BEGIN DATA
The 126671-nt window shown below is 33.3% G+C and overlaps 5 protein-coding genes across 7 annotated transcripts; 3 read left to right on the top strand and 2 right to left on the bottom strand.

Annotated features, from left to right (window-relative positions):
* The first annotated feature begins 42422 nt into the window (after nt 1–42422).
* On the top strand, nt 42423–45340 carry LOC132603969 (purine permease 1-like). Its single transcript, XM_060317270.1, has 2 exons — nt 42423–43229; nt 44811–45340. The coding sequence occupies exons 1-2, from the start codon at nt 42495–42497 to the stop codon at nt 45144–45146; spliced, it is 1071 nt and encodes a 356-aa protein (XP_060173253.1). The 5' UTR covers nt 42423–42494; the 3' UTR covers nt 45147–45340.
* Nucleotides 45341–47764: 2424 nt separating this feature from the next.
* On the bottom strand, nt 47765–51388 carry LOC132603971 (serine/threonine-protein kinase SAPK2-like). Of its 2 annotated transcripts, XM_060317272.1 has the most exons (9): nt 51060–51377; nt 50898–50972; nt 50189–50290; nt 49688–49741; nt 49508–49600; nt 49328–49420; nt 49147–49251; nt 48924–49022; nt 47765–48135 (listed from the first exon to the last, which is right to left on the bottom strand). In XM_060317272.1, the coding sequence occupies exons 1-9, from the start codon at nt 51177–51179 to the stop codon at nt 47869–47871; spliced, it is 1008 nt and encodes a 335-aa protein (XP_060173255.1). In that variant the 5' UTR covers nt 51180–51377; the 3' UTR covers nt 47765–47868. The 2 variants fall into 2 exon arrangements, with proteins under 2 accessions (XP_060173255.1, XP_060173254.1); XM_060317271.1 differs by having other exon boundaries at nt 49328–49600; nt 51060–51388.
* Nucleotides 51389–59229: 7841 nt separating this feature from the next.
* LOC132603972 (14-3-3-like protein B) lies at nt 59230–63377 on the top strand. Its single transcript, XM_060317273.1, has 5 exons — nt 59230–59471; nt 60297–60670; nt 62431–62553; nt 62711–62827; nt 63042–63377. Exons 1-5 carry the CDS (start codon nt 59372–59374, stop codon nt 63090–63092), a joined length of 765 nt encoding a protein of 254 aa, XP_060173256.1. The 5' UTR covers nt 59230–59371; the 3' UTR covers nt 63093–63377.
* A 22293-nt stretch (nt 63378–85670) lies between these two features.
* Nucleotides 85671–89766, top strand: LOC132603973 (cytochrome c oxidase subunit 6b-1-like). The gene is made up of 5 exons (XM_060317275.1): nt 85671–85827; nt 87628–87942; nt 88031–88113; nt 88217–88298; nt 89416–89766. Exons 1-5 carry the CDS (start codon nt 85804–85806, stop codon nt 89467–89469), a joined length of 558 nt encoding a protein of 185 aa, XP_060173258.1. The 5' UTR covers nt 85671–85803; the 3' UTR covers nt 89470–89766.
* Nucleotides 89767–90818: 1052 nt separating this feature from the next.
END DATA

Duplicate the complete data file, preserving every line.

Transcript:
The 126671-nt window shown below is 33.3% G+C and overlaps 5 protein-coding genes across 7 annotated transcripts; 3 read left to right on the top strand and 2 right to left on the bottom strand.

Annotated features, from left to right (window-relative positions):
* The first annotated feature begins 42422 nt into the window (after nt 1–42422).
* On the top strand, nt 42423–45340 carry LOC132603969 (purine permease 1-like). Its single transcript, XM_060317270.1, has 2 exons — nt 42423–43229; nt 44811–45340. The coding sequence occupies exons 1-2, from the start codon at nt 42495–42497 to the stop codon at nt 45144–45146; spliced, it is 1071 nt and encodes a 356-aa protein (XP_060173253.1). The 5' UTR covers nt 42423–42494; the 3' UTR covers nt 45147–45340.
* Nucleotides 45341–47764: 2424 nt separating this feature from the next.
* On the bottom strand, nt 47765–51388 carry LOC132603971 (serine/threonine-protein kinase SAPK2-like). Of its 2 annotated transcripts, XM_060317272.1 has the most exons (9): nt 51060–51377; nt 50898–50972; nt 50189–50290; nt 49688–49741; nt 49508–49600; nt 49328–49420; nt 49147–49251; nt 48924–49022; nt 47765–48135 (listed from the first exon to the last, which is right to left on the bottom strand). In XM_060317272.1, the coding sequence occupies exons 1-9, from the start codon at nt 51177–51179 to the stop codon at nt 47869–47871; spliced, it is 1008 nt and encodes a 335-aa protein (XP_060173255.1). In that variant the 5' UTR covers nt 51180–51377; the 3' UTR covers nt 47765–47868. The 2 variants fall into 2 exon arrangements, with proteins under 2 accessions (XP_060173255.1, XP_060173254.1); XM_060317271.1 differs by having other exon boundaries at nt 49328–49600; nt 51060–51388.
* Nucleotides 51389–59229: 7841 nt separating this feature from the next.
* LOC132603972 (14-3-3-like protein B) lies at nt 59230–63377 on the top strand. Its single transcript, XM_060317273.1, has 5 exons — nt 59230–59471; nt 60297–60670; nt 62431–62553; nt 62711–62827; nt 63042–63377. Exons 1-5 carry the CDS (start codon nt 59372–59374, stop codon nt 63090–63092), a joined length of 765 nt encoding a protein of 254 aa, XP_060173256.1. The 5' UTR covers nt 59230–59371; the 3' UTR covers nt 63093–63377.
* A 22293-nt stretch (nt 63378–85670) lies between these two features.
* Nucleotides 85671–89766, top strand: LOC132603973 (cytochrome c oxidase subunit 6b-1-like). The gene is made up of 5 exons (XM_060317275.1): nt 85671–85827; nt 87628–87942; nt 88031–88113; nt 88217–88298; nt 89416–89766. Exons 1-5 carry the CDS (start codon nt 85804–85806, stop codon nt 89467–89469), a joined length of 558 nt encoding a protein of 185 aa, XP_060173258.1. The 5' UTR covers nt 85671–85803; the 3' UTR covers nt 89470–89766.
* Nucleotides 89767–90818: 1052 nt separating this feature from the next.